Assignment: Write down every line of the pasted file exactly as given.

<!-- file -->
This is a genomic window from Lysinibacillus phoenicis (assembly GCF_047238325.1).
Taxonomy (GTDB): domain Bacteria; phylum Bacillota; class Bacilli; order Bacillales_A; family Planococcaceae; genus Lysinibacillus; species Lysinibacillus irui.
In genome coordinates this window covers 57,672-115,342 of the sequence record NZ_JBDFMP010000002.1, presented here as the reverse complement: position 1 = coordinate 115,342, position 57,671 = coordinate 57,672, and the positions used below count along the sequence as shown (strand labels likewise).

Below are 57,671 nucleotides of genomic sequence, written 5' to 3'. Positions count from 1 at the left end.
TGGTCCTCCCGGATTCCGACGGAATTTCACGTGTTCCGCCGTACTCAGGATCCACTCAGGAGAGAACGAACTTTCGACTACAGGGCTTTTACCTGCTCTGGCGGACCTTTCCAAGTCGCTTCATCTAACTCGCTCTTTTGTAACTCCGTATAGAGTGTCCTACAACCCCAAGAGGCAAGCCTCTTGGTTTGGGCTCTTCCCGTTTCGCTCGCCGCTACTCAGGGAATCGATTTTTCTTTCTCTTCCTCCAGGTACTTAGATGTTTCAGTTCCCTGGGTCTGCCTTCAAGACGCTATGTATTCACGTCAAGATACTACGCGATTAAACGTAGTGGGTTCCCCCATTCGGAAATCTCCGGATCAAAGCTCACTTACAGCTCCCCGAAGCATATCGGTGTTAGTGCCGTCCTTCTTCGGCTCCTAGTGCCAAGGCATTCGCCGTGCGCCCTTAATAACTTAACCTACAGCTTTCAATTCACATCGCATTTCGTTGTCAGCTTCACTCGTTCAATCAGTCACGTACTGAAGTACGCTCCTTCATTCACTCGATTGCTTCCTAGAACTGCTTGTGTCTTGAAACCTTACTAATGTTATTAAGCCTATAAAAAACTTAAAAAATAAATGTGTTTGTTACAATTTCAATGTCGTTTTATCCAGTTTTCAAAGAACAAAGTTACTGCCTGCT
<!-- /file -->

This is a genomic window from Lysinibacillus phoenicis (assembly GCF_047238325.1).
Taxonomy (GTDB): domain Bacteria; phylum Bacillota; class Bacilli; order Bacillales_A; family Planococcaceae; genus Lysinibacillus; species Lysinibacillus irui.
In genome coordinates this window covers 57,672-115,342 of the sequence record NZ_JBDFMP010000002.1, presented here as the reverse complement: position 1 = coordinate 115,342, position 57,671 = coordinate 57,672, and the positions used below count along the sequence as shown (strand labels likewise).

Below are 57,671 nucleotides of genomic sequence, written 5' to 3'. Positions count from 1 at the left end.
TGGTCCTCCCGGATTCCGACGGAATTTCACGTGTTCCGCCGTACTCAGGATCCACTCAGGAGAGAACGAACTTTCGACTACAGGGCTTTTACCTGCTCTGGCGGACCTTTCCAAGTCGCTTCATCTAACTCGCTCTTTTGTAACTCCGTATAGAGTGTCCTACAACCCCAAGAGGCAAGCCTCTTGGTTTGGGCTCTTCCCGTTTCGCTCGCCGCTACTCAGGGAATCGATTTTTCTTTCTCTTCCTCCAGGTACTTAGATGTTTCAGTTCCCTGGGTCTGCCTTCAAGACGCTATGTATTCACGTCAAGATACTACGCGATTAAACGTAGTGGGTTCCCCCATTCGGAAATCTCCGGATCAAAGCTCACTTACAGCTCCCCGAAGCATATCGGTGTTAGTGCCGTCCTTCTTCGGCTCCTAGTGCCAAGGCATTCGCCGTGCGCCCTTAATAACTTAACCTACAGCTTTCAATTCACATCGCATTTCGTTGTCAGCTTCACTCGTTCAATCAGTCACGTACTGAAGTACGCTCCTTCATTCACTCGATTGCTTCCTAGAACTGCTTGTGTCTTGAAACCTTACTAATGTTATTAAGCCTATAAAAAACTTAAAAAATAAATGTGTTTGTTACAATTTCAATGTCGTTTTATCCAGTTTTCAAAGAACAAAGTTACTGCCTGCT